SNCF_GefcoUnion-affiliated transport workers in France were scheduled to stage two days of strike action from today (May 18th) in protest at moves by the government to introduce a new bill deregulating the labour market without a parliamentary vote.

The strikes are likely to affect all modes of transport and disrupt the movement of parts and vehicles across the country. The action could be extended into rolling strikes in various places, it has been suggested.

French rail provider SNCF confirmed strike action by some if its staff would hit freight transport on Wednesday and Thursday this week. The rail industry is one of the few sectors in France not to have a collective agreement (Convention Collective de Branche) in place.

In a statement supporting action against the proposed deregulation – which will allow employers to apply in-house rules on pay and conditions, rather than national ones – the CGT union called the government’s bill “unacceptable and unworkable”. In a statement, the CGT said transport workers must raise numbers and force the beginning of a real dialogue to agree on a labour code for the 21st century. Transport workers fear that, among other destabilising factors, they could face lower wages for overtime work.

According to SNCF, however, the review of working arrangements within the statutory period of 35 hours should help increase the competitiveness of rail companies. The company said development of the new social framework would give it the option of creating conditions to better serve its clients with an improved quality of service.

“The strike causes inconvenience for our automotive customers, but we are doing our utmost to improve our responsiveness and our ability to put in place a business continuity plan of the highest possible standard,” said the spokesperson. “Our sales divisions and customer service centres have regular contacts to keep our clients’ teams informed as the situation develops.”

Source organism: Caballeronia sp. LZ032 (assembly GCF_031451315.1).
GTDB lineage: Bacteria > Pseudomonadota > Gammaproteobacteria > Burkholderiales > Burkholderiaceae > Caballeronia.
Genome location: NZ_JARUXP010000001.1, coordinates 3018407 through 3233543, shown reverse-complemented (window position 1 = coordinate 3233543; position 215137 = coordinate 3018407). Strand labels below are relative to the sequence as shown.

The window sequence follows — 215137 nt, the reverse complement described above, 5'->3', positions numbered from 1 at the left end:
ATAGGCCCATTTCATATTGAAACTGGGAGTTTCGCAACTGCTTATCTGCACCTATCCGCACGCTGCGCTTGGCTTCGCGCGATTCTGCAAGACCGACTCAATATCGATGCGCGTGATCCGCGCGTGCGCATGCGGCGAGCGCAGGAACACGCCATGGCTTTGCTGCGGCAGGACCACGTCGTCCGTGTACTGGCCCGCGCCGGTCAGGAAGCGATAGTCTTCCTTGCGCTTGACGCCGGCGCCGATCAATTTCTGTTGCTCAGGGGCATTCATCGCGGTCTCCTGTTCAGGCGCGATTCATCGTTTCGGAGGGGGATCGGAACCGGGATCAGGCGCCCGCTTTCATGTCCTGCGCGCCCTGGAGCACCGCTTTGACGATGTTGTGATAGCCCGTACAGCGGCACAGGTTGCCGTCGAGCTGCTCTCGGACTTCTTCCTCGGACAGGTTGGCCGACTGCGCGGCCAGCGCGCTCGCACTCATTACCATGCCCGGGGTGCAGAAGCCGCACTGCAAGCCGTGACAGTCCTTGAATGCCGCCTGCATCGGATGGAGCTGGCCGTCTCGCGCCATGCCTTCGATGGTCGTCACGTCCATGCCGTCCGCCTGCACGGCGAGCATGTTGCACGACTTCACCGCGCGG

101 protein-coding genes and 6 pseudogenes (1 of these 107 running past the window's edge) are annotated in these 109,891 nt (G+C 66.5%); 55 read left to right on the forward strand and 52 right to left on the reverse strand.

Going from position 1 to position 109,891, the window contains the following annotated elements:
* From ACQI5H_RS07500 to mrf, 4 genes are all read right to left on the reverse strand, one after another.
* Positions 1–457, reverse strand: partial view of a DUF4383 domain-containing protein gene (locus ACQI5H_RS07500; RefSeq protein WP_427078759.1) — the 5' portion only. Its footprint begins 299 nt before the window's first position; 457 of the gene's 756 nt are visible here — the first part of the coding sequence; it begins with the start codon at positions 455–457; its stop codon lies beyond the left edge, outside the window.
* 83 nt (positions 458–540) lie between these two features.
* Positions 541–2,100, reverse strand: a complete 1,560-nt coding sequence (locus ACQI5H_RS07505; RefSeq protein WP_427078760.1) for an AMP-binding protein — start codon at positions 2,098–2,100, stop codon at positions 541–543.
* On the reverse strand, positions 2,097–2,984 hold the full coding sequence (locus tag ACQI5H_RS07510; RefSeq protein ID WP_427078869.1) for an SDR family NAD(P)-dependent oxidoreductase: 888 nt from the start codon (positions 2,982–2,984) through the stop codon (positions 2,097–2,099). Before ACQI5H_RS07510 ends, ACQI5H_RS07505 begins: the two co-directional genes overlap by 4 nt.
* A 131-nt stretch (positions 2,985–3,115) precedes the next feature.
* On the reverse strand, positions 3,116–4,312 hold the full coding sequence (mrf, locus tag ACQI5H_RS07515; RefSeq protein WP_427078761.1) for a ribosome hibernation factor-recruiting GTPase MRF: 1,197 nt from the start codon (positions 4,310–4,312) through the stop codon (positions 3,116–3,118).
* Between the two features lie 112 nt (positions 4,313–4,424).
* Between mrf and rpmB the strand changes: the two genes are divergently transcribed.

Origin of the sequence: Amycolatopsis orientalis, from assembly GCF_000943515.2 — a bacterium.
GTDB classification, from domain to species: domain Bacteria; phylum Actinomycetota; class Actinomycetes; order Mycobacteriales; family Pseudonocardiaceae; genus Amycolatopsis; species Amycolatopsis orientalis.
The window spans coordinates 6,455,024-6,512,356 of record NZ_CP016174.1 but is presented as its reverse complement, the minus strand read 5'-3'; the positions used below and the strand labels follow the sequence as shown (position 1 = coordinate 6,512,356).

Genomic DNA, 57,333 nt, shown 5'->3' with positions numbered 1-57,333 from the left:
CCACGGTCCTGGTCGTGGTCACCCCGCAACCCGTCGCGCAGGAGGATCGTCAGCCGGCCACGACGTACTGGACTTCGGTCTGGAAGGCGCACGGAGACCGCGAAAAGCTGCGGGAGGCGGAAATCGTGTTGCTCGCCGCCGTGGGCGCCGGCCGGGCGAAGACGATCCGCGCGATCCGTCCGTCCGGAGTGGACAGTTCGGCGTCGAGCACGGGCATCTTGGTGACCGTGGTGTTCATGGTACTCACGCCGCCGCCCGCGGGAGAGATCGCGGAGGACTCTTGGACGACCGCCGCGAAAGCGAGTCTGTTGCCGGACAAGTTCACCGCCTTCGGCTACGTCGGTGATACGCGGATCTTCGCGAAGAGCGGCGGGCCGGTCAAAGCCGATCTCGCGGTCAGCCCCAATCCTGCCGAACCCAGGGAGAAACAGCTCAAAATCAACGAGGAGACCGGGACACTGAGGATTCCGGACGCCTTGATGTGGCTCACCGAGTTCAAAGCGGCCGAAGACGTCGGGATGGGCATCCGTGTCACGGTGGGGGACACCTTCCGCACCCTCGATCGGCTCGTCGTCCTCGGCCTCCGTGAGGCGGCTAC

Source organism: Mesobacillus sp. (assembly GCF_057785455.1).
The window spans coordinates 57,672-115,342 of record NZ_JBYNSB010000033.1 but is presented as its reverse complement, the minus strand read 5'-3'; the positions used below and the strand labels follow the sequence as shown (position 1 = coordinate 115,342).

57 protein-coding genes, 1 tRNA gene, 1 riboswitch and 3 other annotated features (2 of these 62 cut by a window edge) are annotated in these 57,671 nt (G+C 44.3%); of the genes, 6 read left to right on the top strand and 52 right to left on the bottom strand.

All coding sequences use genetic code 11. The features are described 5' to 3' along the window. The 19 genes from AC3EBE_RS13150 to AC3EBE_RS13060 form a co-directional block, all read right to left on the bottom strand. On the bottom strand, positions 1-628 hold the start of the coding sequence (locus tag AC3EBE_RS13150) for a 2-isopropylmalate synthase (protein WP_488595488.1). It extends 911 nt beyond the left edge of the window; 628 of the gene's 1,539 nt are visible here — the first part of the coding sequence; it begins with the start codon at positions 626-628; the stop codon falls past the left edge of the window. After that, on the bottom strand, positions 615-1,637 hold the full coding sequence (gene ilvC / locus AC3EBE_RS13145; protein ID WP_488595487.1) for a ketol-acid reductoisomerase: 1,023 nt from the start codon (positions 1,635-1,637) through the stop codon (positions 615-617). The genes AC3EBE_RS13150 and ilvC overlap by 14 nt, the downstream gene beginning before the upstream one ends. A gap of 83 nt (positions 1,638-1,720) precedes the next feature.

This week's strikes follow widespread action last week when people took to the streets in protest at the proposed bill after the French government survived a no-confidence vote.

The bill will now move to the upper house of the French parliament, in which the conservative opposition has a majority.

The Hollande government is keen to bring in measures to create a more 'flexible' market and get unemployment below 10%. Despite opinion polls showing the majority of French people are opposed to them, prime minister Manuel Valls said there was no question of withdrawing the labour reforms.

According to Lloyds Loading List, drivers in the Normandy region were planning to block roads on Tuesday, notably in the vicinity of the city of Caen, and it was unclear whether similar action might also be taken in other regions. It was expected that cross-Channel services at major Channel ports such as Calais and Dunkirk would be affected while rail and air traffic schedules could also be hit.

The main French carmakers and road transport providers have yet to comment.